In rebuilding the Redskins over the past three seasons, Mike Shanahan and Co. have done many things right. They have their quarterback, a nucleus of young talent around him, and have straightened out the team’s salary situation after years of overspending. Coming off a year they won their division, the Redskins now have money in theory, they just can’t spend it.
This predicament inspired the team to fight the league over the league-enforced cap penalties, if given the choice they would of course do without them. But in the long run, could they be seen as a blessing in disguise? If the Redskins are able to be competitive in 2013, they could set themselves up for the next few years with a good team that sits way under budget.
The Redskins will have to endure one more year doing things on the cheap, relying mostly on young and inexpensive players. For example, instead of attacking their secondary through free agency this year, they had no choice but to utilize the draft.
Depending on one’s philosophy of which positions matter most, spending big money on cornerbacks is a risky move, just look at the Cowboys and Eagles over the past few seasons. Then contrast that with the Steelers, Ravens, and Giants who allocate their money elsewhere.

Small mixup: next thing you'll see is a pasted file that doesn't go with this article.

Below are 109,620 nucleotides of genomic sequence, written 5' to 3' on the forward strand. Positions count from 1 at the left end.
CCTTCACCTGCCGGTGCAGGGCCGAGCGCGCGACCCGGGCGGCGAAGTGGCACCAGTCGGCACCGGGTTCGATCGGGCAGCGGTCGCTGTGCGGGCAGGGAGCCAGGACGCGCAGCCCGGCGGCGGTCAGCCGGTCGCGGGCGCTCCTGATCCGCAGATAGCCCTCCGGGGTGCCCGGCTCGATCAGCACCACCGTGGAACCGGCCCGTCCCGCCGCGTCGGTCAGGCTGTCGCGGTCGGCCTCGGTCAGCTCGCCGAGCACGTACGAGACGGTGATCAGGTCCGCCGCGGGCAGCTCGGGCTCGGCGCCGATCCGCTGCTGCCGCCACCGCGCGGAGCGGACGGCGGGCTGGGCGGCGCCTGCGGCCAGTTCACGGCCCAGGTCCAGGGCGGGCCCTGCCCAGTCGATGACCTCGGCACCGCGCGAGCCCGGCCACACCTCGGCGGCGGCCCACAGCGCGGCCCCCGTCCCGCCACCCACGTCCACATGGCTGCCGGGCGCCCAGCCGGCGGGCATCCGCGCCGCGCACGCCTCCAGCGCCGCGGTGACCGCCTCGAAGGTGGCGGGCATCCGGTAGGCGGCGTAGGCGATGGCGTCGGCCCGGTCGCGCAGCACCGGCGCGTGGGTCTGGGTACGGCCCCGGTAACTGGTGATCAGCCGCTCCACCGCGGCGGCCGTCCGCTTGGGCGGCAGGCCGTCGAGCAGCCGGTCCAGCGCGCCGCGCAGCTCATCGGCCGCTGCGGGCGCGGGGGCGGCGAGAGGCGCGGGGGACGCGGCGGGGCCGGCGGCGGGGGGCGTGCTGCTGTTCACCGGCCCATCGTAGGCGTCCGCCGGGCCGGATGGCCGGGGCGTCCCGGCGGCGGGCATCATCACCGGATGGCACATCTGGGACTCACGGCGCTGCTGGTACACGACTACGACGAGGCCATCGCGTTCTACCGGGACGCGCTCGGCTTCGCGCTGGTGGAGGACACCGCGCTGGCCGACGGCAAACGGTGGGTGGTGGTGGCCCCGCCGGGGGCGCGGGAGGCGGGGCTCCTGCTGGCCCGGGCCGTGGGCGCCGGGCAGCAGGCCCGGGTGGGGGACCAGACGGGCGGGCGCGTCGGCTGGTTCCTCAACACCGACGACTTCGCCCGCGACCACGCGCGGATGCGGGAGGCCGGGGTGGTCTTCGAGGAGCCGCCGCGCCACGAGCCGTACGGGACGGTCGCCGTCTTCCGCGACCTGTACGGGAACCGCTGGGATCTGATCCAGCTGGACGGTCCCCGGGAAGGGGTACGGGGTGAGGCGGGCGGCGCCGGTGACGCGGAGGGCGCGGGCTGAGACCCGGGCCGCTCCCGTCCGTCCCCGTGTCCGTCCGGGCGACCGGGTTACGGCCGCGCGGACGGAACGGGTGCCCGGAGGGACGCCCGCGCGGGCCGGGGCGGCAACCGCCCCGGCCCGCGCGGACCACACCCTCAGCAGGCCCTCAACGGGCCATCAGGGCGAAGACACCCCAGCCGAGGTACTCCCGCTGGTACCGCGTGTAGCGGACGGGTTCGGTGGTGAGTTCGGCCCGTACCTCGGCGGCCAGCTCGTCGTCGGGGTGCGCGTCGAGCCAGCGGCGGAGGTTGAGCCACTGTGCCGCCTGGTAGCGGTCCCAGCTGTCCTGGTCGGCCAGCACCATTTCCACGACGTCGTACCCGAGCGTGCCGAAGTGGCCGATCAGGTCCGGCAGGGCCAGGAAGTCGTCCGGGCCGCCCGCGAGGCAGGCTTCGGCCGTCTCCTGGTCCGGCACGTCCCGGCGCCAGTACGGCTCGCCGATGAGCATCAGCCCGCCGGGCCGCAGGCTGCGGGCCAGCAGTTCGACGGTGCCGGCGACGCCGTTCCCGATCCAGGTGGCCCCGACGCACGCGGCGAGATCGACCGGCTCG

NFL Hall of Famer Bill Parcells frequently says he would never give a big contract to a cornerback. And in this day and age, the rule changes to help the passing game have made it harder for those that play the position, making shutdown corners more and more rare. Improving the secondary through the draft could have been the best option anyways.
Now, the Redskins could have used some extra money this year, and last, to offset their lack of a first round pick. Washington was without a first rounder this April and will have the same issue next season, all part of the trade for Robert Griffin III. But if they can endure one more season of playing forced moneyball, the overall situation they could find themselves in may be preferred.
Windows for contention are hard to define in sports, but the age of RG3 may be the Redskins’ best indication. He will be just 23 for this season, 24 when they get their salary space back, and 25 when they have both money and a full slate of draft picks. The money situation isn’t ideal, but it could indirectly set the Redskins up financially for the next few years and maybe more.